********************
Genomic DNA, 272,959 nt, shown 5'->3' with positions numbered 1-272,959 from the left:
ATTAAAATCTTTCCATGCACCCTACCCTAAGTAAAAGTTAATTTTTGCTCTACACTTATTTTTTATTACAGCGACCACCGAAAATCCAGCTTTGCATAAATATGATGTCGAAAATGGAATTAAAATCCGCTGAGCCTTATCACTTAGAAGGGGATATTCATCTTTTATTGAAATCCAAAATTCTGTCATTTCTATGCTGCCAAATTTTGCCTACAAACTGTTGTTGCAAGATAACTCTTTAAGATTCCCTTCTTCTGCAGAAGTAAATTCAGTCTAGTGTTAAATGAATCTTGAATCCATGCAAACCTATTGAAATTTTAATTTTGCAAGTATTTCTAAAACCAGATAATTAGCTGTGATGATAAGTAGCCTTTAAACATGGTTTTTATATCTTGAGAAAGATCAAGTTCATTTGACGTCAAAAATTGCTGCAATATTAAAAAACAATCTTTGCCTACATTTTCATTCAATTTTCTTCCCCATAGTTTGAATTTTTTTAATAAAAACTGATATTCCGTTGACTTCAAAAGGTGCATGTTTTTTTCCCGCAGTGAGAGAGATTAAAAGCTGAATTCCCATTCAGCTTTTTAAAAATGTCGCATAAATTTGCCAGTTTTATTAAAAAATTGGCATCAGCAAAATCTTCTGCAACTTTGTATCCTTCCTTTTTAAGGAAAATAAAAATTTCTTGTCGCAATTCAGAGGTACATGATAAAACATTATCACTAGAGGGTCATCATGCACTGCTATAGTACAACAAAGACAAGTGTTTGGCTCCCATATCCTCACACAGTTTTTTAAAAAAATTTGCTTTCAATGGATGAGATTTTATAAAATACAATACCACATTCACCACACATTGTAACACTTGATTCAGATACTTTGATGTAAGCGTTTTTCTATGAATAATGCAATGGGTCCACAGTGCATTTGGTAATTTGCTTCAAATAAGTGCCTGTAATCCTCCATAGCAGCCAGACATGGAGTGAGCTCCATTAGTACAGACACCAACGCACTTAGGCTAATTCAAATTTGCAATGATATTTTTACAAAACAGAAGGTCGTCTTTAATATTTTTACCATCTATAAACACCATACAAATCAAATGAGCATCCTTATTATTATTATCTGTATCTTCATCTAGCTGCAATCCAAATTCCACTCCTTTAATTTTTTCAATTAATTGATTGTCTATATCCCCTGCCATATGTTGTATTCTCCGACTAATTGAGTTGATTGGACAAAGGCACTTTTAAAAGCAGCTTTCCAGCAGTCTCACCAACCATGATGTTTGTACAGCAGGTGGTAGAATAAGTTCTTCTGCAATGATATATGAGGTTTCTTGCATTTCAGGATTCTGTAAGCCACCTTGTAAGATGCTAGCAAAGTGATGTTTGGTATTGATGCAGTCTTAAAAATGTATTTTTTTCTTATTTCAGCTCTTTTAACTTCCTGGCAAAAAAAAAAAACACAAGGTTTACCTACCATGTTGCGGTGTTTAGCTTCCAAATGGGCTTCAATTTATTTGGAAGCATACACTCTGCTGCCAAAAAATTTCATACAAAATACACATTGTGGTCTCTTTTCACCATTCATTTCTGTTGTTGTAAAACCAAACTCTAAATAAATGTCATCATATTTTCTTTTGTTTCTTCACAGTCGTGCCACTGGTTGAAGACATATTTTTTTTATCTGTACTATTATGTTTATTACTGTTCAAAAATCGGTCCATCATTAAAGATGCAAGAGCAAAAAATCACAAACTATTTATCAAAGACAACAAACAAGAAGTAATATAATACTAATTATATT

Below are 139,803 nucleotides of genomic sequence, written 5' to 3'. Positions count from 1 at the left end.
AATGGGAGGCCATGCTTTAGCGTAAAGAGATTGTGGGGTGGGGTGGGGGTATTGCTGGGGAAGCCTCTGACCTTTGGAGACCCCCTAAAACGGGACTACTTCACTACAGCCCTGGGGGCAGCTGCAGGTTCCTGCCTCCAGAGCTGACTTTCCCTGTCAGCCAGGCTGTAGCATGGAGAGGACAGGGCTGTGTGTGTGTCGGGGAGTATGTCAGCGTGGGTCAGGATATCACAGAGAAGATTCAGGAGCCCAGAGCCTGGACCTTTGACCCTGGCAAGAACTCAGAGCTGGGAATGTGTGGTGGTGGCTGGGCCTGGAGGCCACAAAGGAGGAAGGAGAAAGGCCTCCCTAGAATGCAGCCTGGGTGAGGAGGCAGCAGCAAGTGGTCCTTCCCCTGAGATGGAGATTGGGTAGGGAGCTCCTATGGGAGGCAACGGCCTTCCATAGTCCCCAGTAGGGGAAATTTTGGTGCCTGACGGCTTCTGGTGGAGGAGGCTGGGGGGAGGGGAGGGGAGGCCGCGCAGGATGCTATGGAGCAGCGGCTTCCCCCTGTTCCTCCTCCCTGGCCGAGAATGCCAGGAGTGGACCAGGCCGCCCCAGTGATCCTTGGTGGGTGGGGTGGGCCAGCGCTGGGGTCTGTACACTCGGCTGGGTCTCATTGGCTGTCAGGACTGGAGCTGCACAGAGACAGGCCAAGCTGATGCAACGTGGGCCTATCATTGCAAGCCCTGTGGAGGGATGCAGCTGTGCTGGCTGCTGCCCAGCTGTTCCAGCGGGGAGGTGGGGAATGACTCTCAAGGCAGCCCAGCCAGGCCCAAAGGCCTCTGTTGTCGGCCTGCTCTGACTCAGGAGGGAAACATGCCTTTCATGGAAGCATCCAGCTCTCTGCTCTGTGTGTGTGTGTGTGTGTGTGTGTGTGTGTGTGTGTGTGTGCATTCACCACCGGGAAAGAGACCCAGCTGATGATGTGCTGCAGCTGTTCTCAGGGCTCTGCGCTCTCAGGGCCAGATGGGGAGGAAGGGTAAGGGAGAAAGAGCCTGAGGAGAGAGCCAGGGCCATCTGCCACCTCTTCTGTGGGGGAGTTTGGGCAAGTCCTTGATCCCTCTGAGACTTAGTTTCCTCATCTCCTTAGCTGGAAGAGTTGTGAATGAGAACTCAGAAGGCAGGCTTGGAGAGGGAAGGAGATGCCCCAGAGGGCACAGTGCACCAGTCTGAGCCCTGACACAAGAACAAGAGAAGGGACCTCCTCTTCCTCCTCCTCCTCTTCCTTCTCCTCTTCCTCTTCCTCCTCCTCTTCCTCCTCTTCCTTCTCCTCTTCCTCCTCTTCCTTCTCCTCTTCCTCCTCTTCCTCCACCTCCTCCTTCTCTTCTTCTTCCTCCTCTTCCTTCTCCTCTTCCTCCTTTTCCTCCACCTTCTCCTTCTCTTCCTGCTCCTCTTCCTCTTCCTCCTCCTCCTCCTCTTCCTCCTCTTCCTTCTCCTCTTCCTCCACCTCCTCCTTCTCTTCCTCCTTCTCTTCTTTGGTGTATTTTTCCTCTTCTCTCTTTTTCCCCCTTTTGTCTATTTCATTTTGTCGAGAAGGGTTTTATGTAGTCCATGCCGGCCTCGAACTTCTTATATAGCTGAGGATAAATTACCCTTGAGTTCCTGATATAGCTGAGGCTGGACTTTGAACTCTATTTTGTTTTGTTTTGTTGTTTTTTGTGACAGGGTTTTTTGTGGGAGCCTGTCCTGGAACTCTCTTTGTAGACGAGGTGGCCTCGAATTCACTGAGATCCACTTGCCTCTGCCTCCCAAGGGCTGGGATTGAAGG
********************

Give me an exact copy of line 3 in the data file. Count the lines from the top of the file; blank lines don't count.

Below are 139,803 nucleotides of genomic sequence, written 5' to 3'. Positions count from 1 at the left end.